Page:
Nobel laureate and former Energy Secretary gets driven in one of the world's first commercially available fuel cell electric cars to the 232nd ECS meeting for his keynote speech, particularly fitting because electrochemistry was at the heart of enabling this technology. Forty years ago, government, national labs and industry convened to brainstorm options for reducing dependence on foreign oil and the DOE fuel cell program was born. Since then, researchers made great strides, reducing platinum content and improving electrode performance, achieving dramatic cost reductions and durability improvements, eventually enabling industry to commercialize fuel cell technology.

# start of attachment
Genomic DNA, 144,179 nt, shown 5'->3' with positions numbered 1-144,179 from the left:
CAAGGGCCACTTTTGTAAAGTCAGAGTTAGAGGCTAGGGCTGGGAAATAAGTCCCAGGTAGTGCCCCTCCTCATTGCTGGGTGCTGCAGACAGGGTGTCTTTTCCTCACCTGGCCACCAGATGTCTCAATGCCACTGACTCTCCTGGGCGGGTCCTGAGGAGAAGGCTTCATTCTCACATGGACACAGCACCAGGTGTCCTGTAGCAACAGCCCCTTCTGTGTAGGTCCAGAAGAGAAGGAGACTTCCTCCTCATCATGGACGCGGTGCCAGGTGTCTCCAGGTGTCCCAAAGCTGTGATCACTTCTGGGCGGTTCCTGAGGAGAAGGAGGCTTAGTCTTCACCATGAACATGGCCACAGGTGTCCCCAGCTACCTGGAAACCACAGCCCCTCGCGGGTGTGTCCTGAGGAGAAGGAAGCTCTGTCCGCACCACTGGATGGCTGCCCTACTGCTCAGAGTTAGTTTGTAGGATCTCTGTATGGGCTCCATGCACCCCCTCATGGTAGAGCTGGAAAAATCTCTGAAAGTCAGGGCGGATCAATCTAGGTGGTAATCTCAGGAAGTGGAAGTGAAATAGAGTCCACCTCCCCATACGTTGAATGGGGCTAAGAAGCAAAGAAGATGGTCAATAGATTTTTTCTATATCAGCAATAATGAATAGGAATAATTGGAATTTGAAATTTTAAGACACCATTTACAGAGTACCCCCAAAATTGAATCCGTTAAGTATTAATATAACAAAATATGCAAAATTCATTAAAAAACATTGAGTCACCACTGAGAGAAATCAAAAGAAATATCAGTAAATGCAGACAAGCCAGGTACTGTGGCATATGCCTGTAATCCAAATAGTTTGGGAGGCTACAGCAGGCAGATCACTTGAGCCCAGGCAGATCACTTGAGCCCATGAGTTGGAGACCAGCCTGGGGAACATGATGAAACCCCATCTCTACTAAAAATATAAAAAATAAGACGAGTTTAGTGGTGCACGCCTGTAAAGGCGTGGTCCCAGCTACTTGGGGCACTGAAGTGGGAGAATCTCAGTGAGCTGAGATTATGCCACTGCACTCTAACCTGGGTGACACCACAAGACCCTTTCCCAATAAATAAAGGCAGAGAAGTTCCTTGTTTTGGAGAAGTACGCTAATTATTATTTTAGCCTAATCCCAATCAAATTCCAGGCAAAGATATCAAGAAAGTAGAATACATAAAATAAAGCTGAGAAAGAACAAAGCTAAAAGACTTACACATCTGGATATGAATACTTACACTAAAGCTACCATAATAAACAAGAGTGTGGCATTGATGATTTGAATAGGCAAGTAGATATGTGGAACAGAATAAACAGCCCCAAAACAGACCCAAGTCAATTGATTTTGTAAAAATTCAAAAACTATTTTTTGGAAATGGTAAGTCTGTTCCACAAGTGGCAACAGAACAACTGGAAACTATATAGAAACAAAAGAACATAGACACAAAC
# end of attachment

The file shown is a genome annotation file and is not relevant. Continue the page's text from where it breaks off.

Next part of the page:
Given that this week is the 40th anniversary of DOE as well as celebration of National Hydrogen and Fuel Cell Day on October 8, aptly chosen for the atomic weight of hydrogen (1.008), Professor Steven Chu's entry to the ECS meeting via fuel cell electric vehicle - the very first at any ECS conference was quite a sensation! There are three fuel cell car models now commercially available in limited regions with a driving range of up to 360 miles, a few minutes to refuel, fuel economies of up to 67 mpgge and completely pollution free from the tailpipe. At his keynote speech, Steven Chu spoke of exciting advances in the carbon-free production of hydrogen and CO from electrochemical reduction of CO2 to H2 and CO the first step to the production of liquid fuels.